1. 2

                            From my memory of it, the Scheme 9 From Empty Space book is more about implementing a scheme.

                            1. 1

                              Yes, so my hope is that it goes into the nitty-gritty that was left out of SICP: hygienic macros, call/cc, threads.. I’m guessing it has to be the case since s9 does R4RS.

                              1. 2

                                Answering myself, for posterity: This is what the book is about (from http://www.t3x.org/s9book/index.html)

                                    How does automatic memory management work?
                                    How is macro expansion implemented?
                                    How does lexical scoping work?
                                    How is arbitrary precision arithmetics implemented?
                                    How does tail call elimination work?
                                    How are first-class continuations implemented?
                          1. 2

                            Excellent approach. I really appreciate how the author adapted his article after getting constructive feedback. The iptables trick is very nice. The kind of thing you think to yourself: “this is obvious!”, but only after finding out about it.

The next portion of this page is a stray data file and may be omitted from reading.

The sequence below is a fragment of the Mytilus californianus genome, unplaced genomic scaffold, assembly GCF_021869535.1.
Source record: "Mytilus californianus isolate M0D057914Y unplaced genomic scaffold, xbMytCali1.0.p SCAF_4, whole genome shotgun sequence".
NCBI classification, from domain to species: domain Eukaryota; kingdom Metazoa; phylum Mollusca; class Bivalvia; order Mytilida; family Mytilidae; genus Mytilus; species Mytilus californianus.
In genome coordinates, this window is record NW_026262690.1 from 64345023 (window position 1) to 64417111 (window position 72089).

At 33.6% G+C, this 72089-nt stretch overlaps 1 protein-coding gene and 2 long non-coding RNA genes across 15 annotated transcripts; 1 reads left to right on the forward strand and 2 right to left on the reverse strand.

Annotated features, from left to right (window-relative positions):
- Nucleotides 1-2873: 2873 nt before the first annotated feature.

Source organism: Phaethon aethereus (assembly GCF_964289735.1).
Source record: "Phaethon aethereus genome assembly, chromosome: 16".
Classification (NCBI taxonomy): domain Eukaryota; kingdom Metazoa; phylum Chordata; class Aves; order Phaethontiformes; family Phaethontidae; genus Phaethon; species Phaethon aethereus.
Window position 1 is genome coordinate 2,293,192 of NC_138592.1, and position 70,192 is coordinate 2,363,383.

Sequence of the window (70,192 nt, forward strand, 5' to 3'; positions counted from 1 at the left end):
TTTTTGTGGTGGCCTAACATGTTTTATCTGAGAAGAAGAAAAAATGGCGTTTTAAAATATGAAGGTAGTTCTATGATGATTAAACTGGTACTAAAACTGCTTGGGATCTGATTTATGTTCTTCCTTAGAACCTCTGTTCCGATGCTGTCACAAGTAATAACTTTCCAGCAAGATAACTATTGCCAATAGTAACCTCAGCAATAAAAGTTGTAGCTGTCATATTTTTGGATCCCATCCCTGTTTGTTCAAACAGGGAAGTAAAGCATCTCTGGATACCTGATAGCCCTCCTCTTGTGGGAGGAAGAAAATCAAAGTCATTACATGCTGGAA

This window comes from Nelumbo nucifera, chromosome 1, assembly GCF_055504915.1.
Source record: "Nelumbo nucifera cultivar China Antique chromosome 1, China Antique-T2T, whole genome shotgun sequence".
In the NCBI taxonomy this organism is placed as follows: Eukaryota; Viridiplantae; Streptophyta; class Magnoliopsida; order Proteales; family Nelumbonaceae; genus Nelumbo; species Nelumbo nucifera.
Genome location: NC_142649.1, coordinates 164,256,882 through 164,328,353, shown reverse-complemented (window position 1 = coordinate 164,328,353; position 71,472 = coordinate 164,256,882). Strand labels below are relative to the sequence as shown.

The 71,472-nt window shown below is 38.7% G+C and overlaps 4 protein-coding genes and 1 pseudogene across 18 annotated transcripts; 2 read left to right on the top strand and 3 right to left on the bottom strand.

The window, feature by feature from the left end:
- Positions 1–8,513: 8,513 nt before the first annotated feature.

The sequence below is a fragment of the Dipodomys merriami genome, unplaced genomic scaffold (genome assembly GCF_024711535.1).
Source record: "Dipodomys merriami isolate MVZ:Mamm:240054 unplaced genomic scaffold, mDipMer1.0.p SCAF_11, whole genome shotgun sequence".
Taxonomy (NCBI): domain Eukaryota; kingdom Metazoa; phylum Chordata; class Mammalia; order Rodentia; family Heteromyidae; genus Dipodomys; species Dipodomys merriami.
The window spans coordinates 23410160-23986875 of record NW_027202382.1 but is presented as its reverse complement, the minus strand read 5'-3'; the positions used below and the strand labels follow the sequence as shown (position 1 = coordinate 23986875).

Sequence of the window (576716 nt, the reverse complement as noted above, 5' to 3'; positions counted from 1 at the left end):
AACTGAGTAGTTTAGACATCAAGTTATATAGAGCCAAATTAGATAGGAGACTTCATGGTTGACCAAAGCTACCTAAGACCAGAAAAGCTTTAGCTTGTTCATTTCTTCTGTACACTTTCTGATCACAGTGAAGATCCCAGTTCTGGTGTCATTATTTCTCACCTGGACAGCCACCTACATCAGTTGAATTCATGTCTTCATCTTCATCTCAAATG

I think there is still a living vein of old school KISS deployment & management of production applications in the Erlang/Elixir world. I know once upon a time Whatsapp used to do their deployments with a bash script, can anyone corroborate what the state is currently? (or correct me if I’m repeating BEAMer urban legends?)

                            At a previous job (big chat system), we served the entire world on a cluster of 4 beefy EC2 instances and ansible deployments of OTP release bundles.

                            1. 3

                              One more thought: although it would conflict with the ‘zero cost’ premise of the article, plugging in sqlite+litestream and dropping postgres would reduce the mental overhead of managing Postgres permissions and security.

                            1. 16

                              This is an excellent, empathic piece of writing. I cut my professional teeth in a strictly-XP pairing environment, but always working remote (shared tmux workplace). I even wrote a little thing on the topic of remote pairing, but this post really shines light on the totalitarian, cultish aspect of the practice when done in-person.